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Section 1681h of the Fair Credit Reporting Act grants limited qualified immunity to creditors, stating that:

[...] no consumer may bring any action or proceeding in the nature of defamation, invasion of privacy, or negligence [...] except as to false information furnished with malice or willful intent"

It is well-established that such claims are prohibited in litigation. However, this statute was drafted in mid-1990s, prior to the ubiquity of arbitration clauses in consumer contracts. Does 1681h prohibit a consumer from stating such a claim in arbitration?

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The statute referenced, 15 USC 1681h(e) (which is Section 610 of the Act), states:

(e) Limitation of liability. Except as provided in sections 616 and 617 [§§ 1681n and 1681o] of this title, no consumer may bring any action or proceeding in the nature of defamation, invasion of privacy, or negligence with respect to the reporting of information against any consumer reporting agency, any user of information, or any person who furnishes information to a consumer reporting agency, based on information disclosed pursuant to section 609, 610, or 615 [§§ 1681g, 1681h, or 1681m] of this title or based on information disclosed by a user of a consumer report to or for a consumer against whom the user has taken adverse action, based in whole or in part on the report, except as to false information furnished with malice or willful intent to injure such consumer.

The referenced remedies (and one additional section) are as follows:

§ 616. Civil liability for willful noncompliance [15 U.S.C. § 1681n]

(a) In general. Any person who willfully fails to comply with any requirement imposed under this title with respect to any consumer is liable to that consumer in an amount equal to the sum of

(1) (A) any actual damages sustained by the consumer as a result of the failure or damages of not less than $100 and not more than $1,000; or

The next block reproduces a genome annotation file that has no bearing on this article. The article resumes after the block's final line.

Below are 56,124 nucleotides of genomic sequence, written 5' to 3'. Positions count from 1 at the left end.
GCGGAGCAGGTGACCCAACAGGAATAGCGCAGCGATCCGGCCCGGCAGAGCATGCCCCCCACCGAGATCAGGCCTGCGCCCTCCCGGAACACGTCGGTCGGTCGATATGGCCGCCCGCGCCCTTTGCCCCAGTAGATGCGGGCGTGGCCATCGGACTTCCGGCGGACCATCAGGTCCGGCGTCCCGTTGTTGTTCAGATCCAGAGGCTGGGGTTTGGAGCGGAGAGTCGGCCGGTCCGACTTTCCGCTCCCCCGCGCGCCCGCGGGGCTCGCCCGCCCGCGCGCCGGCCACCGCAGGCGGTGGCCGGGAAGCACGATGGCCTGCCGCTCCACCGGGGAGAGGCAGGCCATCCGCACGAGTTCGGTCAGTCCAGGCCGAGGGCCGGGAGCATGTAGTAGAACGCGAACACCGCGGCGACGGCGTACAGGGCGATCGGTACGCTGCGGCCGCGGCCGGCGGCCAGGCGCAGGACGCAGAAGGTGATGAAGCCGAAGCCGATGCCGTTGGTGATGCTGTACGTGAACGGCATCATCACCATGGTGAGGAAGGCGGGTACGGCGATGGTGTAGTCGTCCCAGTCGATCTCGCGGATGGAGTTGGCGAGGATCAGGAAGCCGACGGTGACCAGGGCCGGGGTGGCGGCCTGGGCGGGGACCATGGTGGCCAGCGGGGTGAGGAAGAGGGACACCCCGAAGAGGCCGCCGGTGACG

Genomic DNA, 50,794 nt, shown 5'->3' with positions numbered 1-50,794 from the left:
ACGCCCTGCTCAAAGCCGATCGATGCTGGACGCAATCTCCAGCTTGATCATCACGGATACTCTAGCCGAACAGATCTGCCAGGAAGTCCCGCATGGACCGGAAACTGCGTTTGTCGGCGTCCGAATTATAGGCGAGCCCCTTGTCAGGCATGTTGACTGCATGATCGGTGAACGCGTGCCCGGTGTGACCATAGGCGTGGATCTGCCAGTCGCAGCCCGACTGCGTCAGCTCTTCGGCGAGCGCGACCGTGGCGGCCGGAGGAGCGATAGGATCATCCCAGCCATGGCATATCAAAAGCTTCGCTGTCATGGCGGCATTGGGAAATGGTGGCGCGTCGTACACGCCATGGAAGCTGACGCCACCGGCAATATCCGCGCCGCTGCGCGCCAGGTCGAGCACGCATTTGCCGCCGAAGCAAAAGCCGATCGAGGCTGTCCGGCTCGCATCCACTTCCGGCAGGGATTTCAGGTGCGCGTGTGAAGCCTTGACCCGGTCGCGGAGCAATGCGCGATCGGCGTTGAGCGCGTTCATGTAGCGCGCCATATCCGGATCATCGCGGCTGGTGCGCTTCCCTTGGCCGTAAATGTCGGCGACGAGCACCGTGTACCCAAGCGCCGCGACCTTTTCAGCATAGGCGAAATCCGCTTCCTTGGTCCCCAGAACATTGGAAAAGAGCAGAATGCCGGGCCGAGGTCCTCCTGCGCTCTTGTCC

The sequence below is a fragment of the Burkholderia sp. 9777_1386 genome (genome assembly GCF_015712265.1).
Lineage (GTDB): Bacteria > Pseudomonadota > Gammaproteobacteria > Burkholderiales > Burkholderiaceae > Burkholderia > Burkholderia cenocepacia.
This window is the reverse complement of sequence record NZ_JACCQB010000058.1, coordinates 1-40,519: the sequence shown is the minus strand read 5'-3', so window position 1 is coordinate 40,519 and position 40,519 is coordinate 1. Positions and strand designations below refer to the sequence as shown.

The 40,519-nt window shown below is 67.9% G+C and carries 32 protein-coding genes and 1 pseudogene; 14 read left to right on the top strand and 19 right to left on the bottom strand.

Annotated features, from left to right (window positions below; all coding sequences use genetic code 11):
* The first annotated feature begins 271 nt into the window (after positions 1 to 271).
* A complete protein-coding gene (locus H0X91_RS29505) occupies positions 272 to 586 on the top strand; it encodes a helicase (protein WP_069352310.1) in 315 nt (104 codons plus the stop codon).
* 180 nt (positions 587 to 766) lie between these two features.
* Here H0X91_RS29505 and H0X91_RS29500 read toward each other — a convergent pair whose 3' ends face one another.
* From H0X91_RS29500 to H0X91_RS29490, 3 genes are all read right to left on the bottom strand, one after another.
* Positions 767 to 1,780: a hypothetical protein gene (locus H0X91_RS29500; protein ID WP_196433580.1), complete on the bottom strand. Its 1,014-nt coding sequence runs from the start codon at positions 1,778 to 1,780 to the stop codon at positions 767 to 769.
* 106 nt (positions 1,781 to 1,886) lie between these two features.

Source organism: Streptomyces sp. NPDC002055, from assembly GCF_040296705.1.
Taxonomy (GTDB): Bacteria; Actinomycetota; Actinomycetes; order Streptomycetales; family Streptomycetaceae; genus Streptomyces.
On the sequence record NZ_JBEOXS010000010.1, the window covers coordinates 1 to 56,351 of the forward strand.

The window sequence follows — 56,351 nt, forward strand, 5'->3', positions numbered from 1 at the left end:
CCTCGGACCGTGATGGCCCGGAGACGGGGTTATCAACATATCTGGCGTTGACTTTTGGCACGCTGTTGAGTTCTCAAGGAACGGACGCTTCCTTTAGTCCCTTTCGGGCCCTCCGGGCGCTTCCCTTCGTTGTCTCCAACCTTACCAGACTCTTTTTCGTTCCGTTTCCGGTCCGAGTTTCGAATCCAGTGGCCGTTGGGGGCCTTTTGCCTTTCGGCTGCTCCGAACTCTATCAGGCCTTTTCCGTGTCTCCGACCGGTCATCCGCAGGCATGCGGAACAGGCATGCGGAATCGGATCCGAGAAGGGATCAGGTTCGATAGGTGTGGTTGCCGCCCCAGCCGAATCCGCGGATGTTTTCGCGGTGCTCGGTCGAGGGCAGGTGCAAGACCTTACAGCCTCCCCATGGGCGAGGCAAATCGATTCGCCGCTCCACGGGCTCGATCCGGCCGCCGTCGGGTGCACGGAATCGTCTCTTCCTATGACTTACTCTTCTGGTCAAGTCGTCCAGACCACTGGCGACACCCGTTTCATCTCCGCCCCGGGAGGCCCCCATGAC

(B) in the case of liability of a natural person for obtaining a consumer report under false pretenses or knowingly without a permissible purpose, actual damages sustained by the consumer as a result of the failure or $1,000, whichever is greater;

(2) such amount of punitive damages as the court may allow; and

(3) in the case of any successful action to enforce any liability under this section, the costs of the action together with reasonable attorney’s fees as determined by the court.

(b) Civil liability for knowing noncompliance. Any person who obtains a consumer report from a consumer reporting agency under false pretenses or knowingly without a permissible purpose shall be liable to the consumer reporting agency for actual damages sustained by the consumer reporting agency or $1,000, whichever is greater.

(c) Attorney’s fees. Upon a finding by the court that an unsuccessful pleading, motion, or other paper filed in connection with an action under this section was filed in bad faith or for purposes of harassment, the court shall award to the prevailing party attorney’s fees reasonable in relation to the work expended in responding to the pleading, motion, or other paper.

(d) Clarification of willful noncompliance. For the purposes of this section, any person who printed an expiration date on any receipt provided to a consumer cardholder at a point of sale or transaction between December 4, 2004, and the date of the enactment of this subsection but otherwise complied with the requirements of section 605(g) for such receipt shall not be in willful noncompliance with section 605(g) by reason of printing such expiration date on the receipt.

§ 617. Civil liability for negligent noncompliance [15 U.S.C. § 1681o]

(a) In general. Any person who is negligent in failing to comply with any requirement imposed under this title with respect to any consumer is liable to that consumer in an amount equal to the sum of

(1) any actual damages sustained by the consumer as a result of the failure; and

(2) in the case of any successful action to enforce any liability under this section, the costs of the action together with reasonable attorney’s fees as determined by the court.

(b) Attorney’s fees. On a finding by the court that an unsuccessful pleading, motion, or other paper filed in connection with an action under this section was filed in bad faith or for purposes of harassment, the court shall award to the prevailing party attorney’s fees reasonable in relation to the work expended in responding to the pleading, motion, or other paper.

§ 618. Jurisdiction of courts; limitation of actions [15 U.S.C. § 1681p]